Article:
The first step in creating a foundation for making more comprehensive sense of student work and performance within a course is developing desired student learning objectives/competencies.
What are course-level learning objectives/competencies?
Student learning objectives/competencies describe what students should know, be able to do, and value by the end of the course. Four general dimensions of learning objectives/competencies are commonly identified:
- Knowledge outcomes pertain to grasp of fundamental cognitive content, core concepts or questions, basic principles of inquiry, a broad history, and/or varied disciplinary techniques.
- Skills outcomes focus on capacity for applying basic knowledge, analyzing and synthesizing information assessing the value of information, communicating effectively, and collaborating.
- Attitudes and values outcomes encompass affective states, personal/professional/social values, and ethical principles.
- Behavioral outcomes reflect a manifestation of knowledge, skills, and attitudes as evidenced by performance, contributions, etc.
While all of these dimensions represent important aspects of learning, some types of outcomes (e.g., knowledge, skills, and behavioral) tend to more readily lend themselves to evaluation based on “direct” evidence than do others (e.g., attitudes and values outcomes). This does not mean that attitudes and values outcomes should be viewed as inherently less important than other types of learning objectives/competencies. Rather, this is simply a consideration to keep in mind when assessing student learning in a course. Certainly, indirect evidence pertaining to all types of learning objectives/competencies can be used to augment analysis of direct evidence and to enrich faculty’s understanding of student learning and related implications for educational practice.
How are learning objectives/competencies different than goals?
Course goals reflect broad, non-specific categories of learning (e.g., critical thinking, communication, science literacy, multicultural literacy) that provide context for curricula, teaching, and student learning. Within courses, goals are the most prevalent source of learning objectives/competencies. Students’ achievement of these goals is impossible to assess, however, unless they are broken down into smaller, more specifically measurable parts. Learning objectives/competencies represent those parts. They describe, in concrete terms, what course goals mean and provide a mechanism that enables faculty to determine whether students have mastered key goals in the course. As such, learning objectives/competencies serve as an essential tool for gathering evidence of student learning.
Why are learning objectives/competencies important?
Apart from their rather utilitarian value within assessment contexts, learning objectives/competencies are increasingly embraced within the higher education community for a variety of reasons:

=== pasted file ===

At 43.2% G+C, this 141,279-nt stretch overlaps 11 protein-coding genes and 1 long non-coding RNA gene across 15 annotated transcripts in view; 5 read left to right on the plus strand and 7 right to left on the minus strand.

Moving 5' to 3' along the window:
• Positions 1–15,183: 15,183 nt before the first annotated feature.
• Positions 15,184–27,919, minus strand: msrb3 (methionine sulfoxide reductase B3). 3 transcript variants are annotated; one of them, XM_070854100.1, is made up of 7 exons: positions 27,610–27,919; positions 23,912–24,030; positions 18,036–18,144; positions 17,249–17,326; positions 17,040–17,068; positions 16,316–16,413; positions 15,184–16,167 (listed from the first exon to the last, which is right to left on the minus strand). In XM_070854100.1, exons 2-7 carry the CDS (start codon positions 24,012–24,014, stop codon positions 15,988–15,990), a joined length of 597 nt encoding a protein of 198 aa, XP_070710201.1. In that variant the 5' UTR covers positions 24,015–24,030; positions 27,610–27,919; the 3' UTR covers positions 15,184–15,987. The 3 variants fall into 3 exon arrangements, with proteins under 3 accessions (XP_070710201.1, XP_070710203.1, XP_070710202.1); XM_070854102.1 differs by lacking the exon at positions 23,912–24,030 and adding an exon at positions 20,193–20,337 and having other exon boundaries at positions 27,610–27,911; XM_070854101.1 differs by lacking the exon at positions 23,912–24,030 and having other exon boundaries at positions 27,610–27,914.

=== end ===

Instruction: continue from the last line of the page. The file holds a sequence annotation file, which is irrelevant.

- When students know what is expected of them, they tend to focus their studying time and energy better, thus improving learning.
- Student learning objectives/competencies support a “learner-centered” approach to instructional activity; emphasis is on the types of experiences students must have to be able to achieve expected outcomes rather than “coverage of topics” within the curriculum.
- Once published (i.e., stated on the course syllabus), student learning objectives/competencies communicate to prospective students, their parents, and the public what is valuable about specific courses.
- Assessing student learning objectives/competencies can provide information to students on their strengths and weaknesses in relationship to specific learning dimensions.
- Assessing student learning objectives/competencies can provide faculty with information that can be used to improve course curriculum and demonstrate course effectiveness.
Beyond pedagogical value, UCLA’s accreditation agency, WSCUC, expects that all educational programs (i.e., majors and the general education program) will establish their own student learning objectives/competencies, develop plans for assessing their learning objectives/competencies, and use the findings to enhance student learning. WSCUC specifically emphasizes that student learning objectives/competencies must be articulated at the course level.
In developing learning objectives/competencies for courses, where do we start?
Rather than focusing on the activities or lessons of the course, the learning objectives/competencies should state the learning that results from the course. The particular process you engage in drafting your course’s learning objectives/competencies may depend, in part, on what the established learning objectives/competencies are for the major(s) or program(s) that require the course’s completion. It may be useful to determine how the course learning objectives/competencies link to the program outcomes and whether the course, for example, serves as an introduction to the skills or knowledge, develops them further, or provides an opportunity for students to demonstrate their mastery.
Where are course learning objectives/competencies published?
As established in this correspondence between Vice Provost and Dean of Undergraduate Education Patricia A. Turner and the Academic Senate, beginning in Spring 2018, course-level learning objectives/competencies must be listed in the syllabus for all new AND revised courses. The syllabi will be collected through the Course Inventory Management System (CIMS).
- UCLA CEILS – Writing Course Outcomes (A WASC Accreditation Requirement!)
- Yale University – Poorvu Center for Teaching and Learning
- UC Berkeley – Center for Teaching & Learning
- Cornell University – Center for Teaching Innovation